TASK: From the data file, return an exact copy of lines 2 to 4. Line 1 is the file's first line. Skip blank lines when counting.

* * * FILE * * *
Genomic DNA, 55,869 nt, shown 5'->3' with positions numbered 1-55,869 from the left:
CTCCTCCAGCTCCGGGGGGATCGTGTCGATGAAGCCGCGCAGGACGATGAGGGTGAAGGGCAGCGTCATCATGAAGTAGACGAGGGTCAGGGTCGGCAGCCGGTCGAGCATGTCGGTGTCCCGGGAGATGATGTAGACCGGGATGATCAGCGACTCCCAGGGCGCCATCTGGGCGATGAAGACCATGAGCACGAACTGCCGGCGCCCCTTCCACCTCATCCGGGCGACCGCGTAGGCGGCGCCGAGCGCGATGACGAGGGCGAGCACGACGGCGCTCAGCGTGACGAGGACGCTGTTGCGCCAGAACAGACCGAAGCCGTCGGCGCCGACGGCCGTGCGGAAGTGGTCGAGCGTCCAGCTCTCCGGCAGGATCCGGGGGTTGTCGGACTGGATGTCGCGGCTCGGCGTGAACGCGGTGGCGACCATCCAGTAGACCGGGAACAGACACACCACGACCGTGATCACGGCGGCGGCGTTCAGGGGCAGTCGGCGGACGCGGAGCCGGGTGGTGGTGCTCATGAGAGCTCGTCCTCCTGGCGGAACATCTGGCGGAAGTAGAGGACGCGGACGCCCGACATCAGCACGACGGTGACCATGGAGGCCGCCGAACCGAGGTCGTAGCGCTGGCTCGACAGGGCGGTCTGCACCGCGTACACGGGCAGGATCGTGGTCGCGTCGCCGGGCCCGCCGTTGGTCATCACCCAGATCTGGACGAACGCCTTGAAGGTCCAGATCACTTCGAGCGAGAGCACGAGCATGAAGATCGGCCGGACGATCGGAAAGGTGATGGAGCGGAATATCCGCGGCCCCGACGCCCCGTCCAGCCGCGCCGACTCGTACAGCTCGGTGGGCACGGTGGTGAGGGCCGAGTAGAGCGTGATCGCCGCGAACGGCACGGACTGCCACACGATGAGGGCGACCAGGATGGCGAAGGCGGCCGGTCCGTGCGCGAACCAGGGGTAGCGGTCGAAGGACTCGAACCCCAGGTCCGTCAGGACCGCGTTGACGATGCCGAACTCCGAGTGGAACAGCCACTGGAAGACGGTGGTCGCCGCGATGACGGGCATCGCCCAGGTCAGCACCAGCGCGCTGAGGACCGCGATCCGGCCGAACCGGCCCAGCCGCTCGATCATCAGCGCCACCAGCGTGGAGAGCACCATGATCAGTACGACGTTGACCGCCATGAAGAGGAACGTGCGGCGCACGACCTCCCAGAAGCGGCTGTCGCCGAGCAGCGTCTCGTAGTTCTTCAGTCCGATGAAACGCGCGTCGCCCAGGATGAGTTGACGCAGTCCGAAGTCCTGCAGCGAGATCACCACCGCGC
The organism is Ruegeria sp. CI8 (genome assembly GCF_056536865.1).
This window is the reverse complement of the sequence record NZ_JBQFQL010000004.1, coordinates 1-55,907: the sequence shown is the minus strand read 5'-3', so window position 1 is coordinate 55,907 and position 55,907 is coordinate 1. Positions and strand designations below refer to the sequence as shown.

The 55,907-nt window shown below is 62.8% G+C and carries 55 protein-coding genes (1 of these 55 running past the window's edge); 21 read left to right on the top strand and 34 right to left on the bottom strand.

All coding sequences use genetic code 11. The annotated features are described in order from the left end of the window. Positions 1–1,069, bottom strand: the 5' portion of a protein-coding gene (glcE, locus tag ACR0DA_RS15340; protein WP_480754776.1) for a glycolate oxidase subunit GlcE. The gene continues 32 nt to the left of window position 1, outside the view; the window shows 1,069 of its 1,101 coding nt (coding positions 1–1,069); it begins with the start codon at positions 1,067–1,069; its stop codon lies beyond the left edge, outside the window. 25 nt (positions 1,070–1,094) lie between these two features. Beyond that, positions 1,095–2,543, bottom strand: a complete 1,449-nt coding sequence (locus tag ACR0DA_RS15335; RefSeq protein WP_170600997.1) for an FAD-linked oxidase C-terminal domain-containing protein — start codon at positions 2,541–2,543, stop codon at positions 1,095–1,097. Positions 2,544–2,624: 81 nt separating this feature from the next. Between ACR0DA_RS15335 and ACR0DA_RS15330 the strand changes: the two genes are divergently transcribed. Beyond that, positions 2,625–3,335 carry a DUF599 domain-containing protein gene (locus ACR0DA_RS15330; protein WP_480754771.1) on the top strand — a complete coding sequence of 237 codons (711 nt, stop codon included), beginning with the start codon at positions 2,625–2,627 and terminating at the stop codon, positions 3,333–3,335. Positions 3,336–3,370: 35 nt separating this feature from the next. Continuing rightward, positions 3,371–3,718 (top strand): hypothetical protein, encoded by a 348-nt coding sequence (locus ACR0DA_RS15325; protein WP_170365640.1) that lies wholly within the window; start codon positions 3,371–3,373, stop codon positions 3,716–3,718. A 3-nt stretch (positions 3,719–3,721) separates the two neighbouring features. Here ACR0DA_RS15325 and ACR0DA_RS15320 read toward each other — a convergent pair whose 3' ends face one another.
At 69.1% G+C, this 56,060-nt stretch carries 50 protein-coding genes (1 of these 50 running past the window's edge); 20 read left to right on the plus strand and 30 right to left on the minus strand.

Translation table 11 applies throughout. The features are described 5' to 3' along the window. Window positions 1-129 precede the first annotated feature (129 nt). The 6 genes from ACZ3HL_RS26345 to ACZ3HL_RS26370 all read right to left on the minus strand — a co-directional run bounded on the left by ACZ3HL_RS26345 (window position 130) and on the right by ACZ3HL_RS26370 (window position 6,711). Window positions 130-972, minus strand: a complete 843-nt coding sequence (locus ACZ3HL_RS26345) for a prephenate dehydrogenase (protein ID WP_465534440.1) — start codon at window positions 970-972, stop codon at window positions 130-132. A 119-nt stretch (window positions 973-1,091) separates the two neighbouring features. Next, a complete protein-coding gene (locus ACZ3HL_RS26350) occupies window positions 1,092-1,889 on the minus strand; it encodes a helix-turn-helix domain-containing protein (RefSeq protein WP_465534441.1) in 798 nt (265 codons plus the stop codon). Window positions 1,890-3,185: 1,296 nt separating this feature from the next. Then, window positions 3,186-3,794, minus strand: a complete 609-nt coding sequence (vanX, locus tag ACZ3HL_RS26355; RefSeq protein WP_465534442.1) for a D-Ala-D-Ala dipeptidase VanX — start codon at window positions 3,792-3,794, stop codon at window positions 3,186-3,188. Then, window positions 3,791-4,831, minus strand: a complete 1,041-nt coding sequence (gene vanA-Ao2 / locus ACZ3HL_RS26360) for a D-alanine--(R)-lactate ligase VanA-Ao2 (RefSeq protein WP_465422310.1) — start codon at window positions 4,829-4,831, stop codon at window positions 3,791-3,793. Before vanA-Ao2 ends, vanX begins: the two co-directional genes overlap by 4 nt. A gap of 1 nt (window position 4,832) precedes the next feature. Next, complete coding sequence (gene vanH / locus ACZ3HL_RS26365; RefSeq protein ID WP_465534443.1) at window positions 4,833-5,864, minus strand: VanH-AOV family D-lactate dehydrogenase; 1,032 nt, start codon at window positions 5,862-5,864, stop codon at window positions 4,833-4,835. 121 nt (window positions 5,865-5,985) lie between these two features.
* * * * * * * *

CTCCTCCAGCTCCGGGGGGATCGTGTCGATGAAGCCGCGCAGGACGATGAGGGTGAAGGGCAGCGTCATCATGAAGTAGACGAGGGTCAGGGTCGGCAGCCGGTCGAGCATGTCGGTGTCCCGGGAGATGATGTAGACCGGGATGATCAGCGACTCCCAGGGCGCCATCTGGGCGATGAAGACCATGAGCACGAACTGCCGGCGCCCCTTCCACCTCATCCGGGCGACCGCGTAGGCGGCGCCGAGCGCGATGACGAGGGCGAGCACGACGGCGCTCAGCGTGACGAGGACGCTGTTGCGCCAGAACAGACCGAAGCCGTCGGCGCCGACGGCCGTGCGGAAGTGGTCGAGCGTCCAGCTCTCCGGCAGGATCCGGGGGTTGTCGGACTGGATGTCGCGGCTCGGCGTGAACGCGGTGGCGACCATCCAGTAGACCGGGAACAGACACACCACGACCGTGATCACGGCGGCGGCGTTCAGGGGCAGTCGGCGGACGCGGAGCCGGGTGGTGGTGCTCATGAGAGCTCGTCCTCCTGGCGGAACATCTGGCGGAAGTAGAGGACGCGGACGCCCGACATCAGCACGACGGTGACCATGGAGGCCGCCGAACCGAGGTCGTAGCGCTGGCTCGACAGGGCGGTCTGCACCGCGTACACGGGCAGGATCGTGGTCGCGTCGCCGGGCCCGCCGTTGGTCATCACCCAGATCTGGACGAACGCCTTGAAGGTCCAGATCACTTCGAGCGAGAGCACGAGCATGAAGATCGGCCGGACGATCGGAAAGGTGATGGAGCGGAATATCCGCGGCCCCGACGCCCCGTCCAGCCGCGCCGACTCGTACAGCTCGGTGGGCACGGTGGTGAGGGCCGAGTAGAGCGTGATCGCCGCGAACGGCACGGACTGCCACACGATGAGGGCGACCAGGATGGCGAAGGCGGCCGGTCCGTGCGCGAACCAGGGGTAGCGGTCGAAGGACTCGAACCCCAGGTCCGTCAGGACCGCGTTGACGATGCCGAACTCCGAGTGGAACAGCCACTGGAAGACGGTGGTCGCCGCGATGACGGGCATCGCCCAGGTCAGCACCAGCGCGCTGAGGACCGCGATCCGGCCGAACCGGCCCAGCCGCTCGATCATCAGCGCCACCAGCGTGGAGAGCACCATGATCAGTACGACGTTGACCGCCATGAAGAGGAACGTGCGGCGCACGACCTCCCAGAAGCGGCTGTCGCCGAGCAGCGTCTCGTAGTTCTTCAGTCCGATGAAACGCGCGTCGCCCAGGATGAGTTGACGCAGTCCGAAGTCCTGCAGCGAGATCACCACCGCGC
The organism is Ruegeria sp. CI8 (genome assembly GCF_056536865.1).
This window is the reverse complement of the sequence record NZ_JBQFQL010000004.1, coordinates 1-55,907: the sequence shown is the minus strand read 5'-3', so window position 1 is coordinate 55,907 and position 55,907 is coordinate 1. Positions and strand designations below refer to the sequence as shown.